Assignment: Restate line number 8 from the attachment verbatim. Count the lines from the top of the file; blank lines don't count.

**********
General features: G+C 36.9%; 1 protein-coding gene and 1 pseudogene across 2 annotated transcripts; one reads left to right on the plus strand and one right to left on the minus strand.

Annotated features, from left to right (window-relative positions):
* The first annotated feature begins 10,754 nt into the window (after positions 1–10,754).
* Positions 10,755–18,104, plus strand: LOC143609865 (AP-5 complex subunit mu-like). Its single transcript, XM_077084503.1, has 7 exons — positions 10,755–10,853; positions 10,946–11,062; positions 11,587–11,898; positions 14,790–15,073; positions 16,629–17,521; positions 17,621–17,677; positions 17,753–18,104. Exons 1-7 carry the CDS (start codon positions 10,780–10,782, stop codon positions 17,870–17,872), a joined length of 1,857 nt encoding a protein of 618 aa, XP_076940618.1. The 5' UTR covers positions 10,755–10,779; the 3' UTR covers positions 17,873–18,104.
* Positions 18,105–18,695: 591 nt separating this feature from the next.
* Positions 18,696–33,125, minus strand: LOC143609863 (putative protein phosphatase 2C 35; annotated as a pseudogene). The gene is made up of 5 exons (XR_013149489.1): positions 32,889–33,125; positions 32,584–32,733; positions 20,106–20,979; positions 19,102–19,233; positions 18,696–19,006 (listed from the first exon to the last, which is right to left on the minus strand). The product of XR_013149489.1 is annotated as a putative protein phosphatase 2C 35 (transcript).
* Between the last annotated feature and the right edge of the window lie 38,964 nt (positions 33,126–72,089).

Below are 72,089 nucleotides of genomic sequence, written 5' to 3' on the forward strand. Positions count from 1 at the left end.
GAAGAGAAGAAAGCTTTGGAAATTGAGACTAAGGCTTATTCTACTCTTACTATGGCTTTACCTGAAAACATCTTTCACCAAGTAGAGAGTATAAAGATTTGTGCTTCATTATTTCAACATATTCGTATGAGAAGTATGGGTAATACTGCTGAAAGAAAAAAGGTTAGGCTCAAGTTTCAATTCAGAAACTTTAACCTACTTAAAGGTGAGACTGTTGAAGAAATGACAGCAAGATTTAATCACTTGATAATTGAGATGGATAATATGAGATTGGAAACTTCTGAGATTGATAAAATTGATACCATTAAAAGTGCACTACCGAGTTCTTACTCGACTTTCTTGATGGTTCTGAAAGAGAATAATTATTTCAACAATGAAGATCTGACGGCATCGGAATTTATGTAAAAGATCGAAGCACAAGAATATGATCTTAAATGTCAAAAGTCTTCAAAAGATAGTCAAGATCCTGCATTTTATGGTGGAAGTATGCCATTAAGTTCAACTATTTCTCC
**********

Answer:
Below are 72,089 nucleotides of genomic sequence, written 5' to 3' on the forward strand. Positions count from 1 at the left end.